We have a guest contribution today from Israel Beinglass, the CTO of MonolithIC 3D Inc. Israel was at Applied Materials for almost two decades, and served as Chief Technology Officer and Chief Marketing Officer for many groups there.
-Gate and Gate electrode formation: Obviously this is a new application waiting to be implemented across the board on all advanced logic devices. At the time this blog is written, only Intel has mastered this application while the rest of the world is trying to catch up. However, I think eventually they will get it and the process will become ubiquitous. The problem, of course, is that this is a single pass in the process flow (unlike interconnect), so, yes this is a new application and ALD tools will be sold by ASMI who is the leader in this field (many already have been sold) but in the grand scheme of things, this will not have a big effect on the total equipment business.
-Implant: This is probably the only section of the equipment industry that will suffer a substantial reduction within the next few years. The reason for that is that all the new advanced devices use less and less implant due to simple device formation. Also several S/D will be formed using doped epi growth that will cut major implant steps. In that case it is not clear what is the benefit for Applied Materials purchasing Varian for top $$ as a future growth industry. There might be some increase in PLAD (Plasma doping) tools usage for certain new applications (beyond poly doping for DRAM). Some applications will be in the FINFET doping or generic material modification processes- a process long been in the making.
-Thermal processing: RTP and millisecond anneal will continue to be used. As the time will go by and more advanced devices will be built using smaller and smaller geometry, the RTP portion of the thermal processing will shrink while the portion of the millisecond anneal will grow. Looks like Ultratech with the Laser Annealing will benefit from this kind of a trend.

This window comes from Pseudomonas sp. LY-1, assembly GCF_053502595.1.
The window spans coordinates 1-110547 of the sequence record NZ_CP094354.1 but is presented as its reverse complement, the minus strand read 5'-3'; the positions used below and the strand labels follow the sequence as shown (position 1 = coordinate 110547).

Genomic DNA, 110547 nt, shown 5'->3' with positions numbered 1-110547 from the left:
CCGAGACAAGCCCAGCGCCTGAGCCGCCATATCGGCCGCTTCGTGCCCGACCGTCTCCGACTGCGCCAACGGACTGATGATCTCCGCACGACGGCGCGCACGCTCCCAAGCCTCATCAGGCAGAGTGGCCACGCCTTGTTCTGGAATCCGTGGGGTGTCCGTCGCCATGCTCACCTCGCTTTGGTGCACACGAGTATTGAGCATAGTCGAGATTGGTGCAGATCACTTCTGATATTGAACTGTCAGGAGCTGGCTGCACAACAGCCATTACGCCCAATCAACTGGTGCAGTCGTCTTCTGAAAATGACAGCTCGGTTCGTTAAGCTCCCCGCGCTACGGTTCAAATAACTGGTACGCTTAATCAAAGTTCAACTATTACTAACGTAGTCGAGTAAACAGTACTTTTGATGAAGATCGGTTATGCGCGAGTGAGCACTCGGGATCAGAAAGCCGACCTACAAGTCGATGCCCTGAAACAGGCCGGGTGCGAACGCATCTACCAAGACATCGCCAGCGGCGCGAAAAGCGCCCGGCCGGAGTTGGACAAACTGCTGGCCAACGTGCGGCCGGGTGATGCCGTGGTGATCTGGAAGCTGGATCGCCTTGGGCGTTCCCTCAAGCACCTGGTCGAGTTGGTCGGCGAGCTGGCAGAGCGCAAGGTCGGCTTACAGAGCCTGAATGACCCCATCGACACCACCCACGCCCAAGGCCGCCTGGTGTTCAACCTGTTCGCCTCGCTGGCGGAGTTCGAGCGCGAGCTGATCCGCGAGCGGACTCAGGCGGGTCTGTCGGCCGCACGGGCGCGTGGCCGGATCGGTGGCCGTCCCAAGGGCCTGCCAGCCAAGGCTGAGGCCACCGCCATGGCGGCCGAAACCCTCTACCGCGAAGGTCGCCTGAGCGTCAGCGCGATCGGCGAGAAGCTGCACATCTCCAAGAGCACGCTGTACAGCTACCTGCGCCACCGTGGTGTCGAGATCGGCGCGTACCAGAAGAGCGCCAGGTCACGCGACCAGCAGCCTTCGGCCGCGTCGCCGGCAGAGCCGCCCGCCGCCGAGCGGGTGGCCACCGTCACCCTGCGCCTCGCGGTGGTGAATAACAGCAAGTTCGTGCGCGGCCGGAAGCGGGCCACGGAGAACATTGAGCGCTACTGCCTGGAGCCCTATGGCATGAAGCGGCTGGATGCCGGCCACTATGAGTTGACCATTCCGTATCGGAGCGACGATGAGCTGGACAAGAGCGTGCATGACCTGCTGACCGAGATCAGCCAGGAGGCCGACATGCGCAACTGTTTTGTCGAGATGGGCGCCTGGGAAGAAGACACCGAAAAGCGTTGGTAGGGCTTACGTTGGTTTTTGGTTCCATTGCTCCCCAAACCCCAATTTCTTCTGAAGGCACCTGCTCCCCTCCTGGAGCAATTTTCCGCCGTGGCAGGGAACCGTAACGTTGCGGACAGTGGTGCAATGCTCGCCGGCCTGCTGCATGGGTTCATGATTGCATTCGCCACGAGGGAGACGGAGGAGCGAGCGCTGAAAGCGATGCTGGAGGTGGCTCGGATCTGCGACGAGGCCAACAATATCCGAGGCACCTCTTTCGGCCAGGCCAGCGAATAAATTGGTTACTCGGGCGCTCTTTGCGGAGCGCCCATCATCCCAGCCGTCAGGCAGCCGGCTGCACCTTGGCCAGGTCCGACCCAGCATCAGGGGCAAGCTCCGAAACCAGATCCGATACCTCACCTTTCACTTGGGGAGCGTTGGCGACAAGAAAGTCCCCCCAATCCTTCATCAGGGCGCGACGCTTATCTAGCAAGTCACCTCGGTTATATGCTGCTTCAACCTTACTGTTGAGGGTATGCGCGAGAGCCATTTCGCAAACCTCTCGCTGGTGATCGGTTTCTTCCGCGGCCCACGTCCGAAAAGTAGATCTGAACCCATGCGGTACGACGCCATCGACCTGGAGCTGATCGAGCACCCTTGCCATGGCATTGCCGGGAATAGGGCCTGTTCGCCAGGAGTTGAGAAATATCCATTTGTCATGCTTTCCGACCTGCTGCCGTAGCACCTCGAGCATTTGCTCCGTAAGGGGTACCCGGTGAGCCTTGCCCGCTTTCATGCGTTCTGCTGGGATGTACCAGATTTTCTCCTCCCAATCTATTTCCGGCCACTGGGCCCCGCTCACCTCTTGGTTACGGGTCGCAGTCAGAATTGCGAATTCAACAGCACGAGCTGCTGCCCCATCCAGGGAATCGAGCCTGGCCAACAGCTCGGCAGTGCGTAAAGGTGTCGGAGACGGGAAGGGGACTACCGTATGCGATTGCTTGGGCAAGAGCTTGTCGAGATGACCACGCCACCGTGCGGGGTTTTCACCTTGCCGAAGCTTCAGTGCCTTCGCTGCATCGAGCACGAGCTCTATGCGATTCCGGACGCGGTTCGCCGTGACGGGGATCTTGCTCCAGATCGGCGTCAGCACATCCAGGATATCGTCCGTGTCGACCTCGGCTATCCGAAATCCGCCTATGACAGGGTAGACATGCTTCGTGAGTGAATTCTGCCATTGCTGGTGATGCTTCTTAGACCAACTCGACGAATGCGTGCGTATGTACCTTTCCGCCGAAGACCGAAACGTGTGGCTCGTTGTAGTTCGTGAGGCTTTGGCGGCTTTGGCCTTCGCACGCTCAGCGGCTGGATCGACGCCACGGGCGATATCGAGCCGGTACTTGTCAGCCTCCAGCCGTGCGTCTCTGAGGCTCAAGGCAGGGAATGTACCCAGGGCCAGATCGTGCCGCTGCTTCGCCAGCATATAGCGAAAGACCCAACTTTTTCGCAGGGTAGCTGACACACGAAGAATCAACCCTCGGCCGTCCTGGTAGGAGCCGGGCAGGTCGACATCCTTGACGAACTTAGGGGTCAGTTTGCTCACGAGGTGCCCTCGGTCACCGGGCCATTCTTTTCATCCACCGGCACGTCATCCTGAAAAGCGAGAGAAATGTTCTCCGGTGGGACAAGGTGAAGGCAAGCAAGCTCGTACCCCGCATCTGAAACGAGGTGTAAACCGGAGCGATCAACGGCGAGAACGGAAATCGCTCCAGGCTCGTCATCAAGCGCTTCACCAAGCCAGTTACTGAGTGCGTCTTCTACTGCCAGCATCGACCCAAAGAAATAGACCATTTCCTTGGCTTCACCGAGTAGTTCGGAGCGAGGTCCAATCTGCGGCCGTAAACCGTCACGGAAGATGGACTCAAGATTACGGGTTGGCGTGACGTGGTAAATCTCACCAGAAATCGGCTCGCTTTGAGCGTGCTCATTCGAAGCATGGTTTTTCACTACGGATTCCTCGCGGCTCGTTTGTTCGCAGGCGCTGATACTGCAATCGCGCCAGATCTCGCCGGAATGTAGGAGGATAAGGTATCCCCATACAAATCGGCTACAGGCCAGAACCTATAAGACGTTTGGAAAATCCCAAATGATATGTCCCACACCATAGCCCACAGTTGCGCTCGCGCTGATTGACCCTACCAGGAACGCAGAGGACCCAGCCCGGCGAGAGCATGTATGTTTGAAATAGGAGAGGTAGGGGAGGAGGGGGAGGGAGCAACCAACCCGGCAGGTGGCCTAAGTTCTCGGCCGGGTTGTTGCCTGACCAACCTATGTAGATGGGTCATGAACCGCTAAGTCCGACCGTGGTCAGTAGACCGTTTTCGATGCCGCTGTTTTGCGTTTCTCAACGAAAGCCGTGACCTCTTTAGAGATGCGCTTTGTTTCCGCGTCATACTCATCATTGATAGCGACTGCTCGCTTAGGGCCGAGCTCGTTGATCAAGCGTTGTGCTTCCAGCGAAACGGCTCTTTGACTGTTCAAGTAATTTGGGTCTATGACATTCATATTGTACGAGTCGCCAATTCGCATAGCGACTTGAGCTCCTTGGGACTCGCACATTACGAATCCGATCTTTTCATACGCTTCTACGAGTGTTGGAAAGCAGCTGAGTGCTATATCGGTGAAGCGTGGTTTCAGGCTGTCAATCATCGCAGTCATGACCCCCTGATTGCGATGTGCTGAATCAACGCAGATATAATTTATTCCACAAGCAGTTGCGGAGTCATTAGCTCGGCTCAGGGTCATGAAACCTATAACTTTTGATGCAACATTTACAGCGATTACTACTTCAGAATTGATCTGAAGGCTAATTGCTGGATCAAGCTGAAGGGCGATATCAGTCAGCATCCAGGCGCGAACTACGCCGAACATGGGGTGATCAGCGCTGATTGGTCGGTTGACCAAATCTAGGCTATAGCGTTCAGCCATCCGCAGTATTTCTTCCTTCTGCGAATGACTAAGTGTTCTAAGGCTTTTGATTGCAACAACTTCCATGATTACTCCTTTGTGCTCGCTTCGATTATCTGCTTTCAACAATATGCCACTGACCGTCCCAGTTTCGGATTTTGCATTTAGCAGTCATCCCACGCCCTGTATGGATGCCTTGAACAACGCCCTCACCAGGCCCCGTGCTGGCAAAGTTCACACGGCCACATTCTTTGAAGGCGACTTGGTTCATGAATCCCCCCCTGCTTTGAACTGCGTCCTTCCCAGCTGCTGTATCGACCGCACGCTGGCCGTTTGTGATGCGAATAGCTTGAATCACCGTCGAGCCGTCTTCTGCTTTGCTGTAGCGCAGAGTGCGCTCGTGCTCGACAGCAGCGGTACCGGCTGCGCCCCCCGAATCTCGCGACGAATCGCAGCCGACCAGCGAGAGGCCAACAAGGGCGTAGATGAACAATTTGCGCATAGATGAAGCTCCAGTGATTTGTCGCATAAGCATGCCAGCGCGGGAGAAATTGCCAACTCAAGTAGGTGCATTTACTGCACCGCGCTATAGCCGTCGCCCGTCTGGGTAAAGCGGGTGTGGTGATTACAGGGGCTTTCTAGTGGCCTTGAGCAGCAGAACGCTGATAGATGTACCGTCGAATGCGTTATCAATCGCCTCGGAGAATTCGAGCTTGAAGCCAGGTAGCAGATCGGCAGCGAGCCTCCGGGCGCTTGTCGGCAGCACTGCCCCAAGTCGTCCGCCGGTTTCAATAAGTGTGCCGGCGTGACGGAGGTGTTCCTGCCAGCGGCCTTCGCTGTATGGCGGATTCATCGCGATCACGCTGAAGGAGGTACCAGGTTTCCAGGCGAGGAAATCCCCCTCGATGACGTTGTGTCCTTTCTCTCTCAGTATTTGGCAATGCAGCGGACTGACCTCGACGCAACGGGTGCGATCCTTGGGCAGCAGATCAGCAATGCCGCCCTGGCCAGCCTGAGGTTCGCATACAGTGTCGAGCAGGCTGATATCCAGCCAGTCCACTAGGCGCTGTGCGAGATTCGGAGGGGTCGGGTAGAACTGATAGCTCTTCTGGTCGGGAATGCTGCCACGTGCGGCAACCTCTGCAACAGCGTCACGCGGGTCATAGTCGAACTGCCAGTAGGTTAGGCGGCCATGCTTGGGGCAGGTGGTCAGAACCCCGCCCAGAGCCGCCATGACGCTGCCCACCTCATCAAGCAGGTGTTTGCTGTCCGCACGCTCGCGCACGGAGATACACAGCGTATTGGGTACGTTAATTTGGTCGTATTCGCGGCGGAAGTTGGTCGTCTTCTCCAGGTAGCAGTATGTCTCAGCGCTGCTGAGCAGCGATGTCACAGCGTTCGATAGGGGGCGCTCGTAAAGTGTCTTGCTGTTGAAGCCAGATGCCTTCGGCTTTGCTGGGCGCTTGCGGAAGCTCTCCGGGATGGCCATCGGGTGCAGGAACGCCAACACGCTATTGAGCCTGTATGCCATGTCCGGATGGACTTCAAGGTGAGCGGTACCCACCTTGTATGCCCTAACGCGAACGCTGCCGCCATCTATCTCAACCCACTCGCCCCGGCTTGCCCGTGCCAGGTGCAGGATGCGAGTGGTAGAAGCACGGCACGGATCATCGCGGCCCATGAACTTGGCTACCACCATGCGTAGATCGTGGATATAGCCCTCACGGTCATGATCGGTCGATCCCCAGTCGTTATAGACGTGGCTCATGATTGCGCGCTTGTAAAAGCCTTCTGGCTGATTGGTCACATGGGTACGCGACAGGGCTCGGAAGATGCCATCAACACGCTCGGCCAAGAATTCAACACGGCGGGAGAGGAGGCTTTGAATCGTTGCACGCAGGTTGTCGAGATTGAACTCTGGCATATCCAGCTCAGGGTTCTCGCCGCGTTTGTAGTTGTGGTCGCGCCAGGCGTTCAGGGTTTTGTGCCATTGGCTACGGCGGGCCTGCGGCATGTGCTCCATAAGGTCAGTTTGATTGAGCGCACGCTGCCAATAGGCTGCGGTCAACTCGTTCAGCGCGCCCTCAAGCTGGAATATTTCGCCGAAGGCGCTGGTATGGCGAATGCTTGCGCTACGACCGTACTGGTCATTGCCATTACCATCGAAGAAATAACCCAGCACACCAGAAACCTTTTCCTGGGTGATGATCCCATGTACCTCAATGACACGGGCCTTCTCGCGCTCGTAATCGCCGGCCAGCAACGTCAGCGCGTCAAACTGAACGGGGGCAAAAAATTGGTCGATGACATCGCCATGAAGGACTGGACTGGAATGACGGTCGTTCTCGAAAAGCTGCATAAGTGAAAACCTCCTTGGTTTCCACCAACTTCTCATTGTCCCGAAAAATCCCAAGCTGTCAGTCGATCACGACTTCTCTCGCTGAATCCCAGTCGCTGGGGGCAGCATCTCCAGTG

-Metal layers: Looks like there will not be a major change in the way the industry is putting down metal (copper, dual damascene etc). The number of interconnect layers has not grown anymore like it used to grow several years ago.
-Dielectric: The name of the game is to reduce the dielectric constant of the dielectric layers (Low k) beyond the value currently used (2.5), though it is a very difficult task because of reliability issues arising from the softness of the super low k materials.
-Even if a new generation of low k materials emerges, it will not make a dent in the demand for back end low k material deposition, since most of the tools already exist and probably will just need to change precursor.
CMP: Some increase could result from more CMP processing in the front end relating to the high k /metal gate process sequence.
Well, in that case where is the growth going to be…? It will be in the Patterning processes.
The main reason for that is the lack of EUV availability to bring a mature tool to production at the 22(20) nm technology node. Looks like “double patterning” and all the associate technology around it is a reasonable working solution. This approach is here to stay at least for another one or two generations.
When in the past people refer to patterning they meant only the resist/expose/etch steps. The introduction of double patterning and in the future quadruple pattering brings new steps of deposition (spacer) and for masking, ARC (Anti Reflecting Coating) and hard mask. So the future growth for the equipment industry will all relate to “patterning”.
The equipment companies that will benefit from this trend in the patterning will be ASML that will be able to sell more steppers. In the etch arena Lam and TEL will be able to sell more etch tools and in the deposition area Applied Materials and Novellus will participate in the Hard mask, ARC and sidewall spacer deposition. However, many companies already own these kinds of tools so they will have to upgrade it somewhat or will have to add several new tools.
Of course KLA-Tencor will benefit from this development since many more of their capabilities will be needed hence more metrology and inspection tools will be sold.
Double patterning (or quadruple) is not coming for free, all these extra steps will increase the price of a fully processed wafer, which will put extra burden on the chip manufacturing since raising prices is not what the consumers would like to deal with at any time.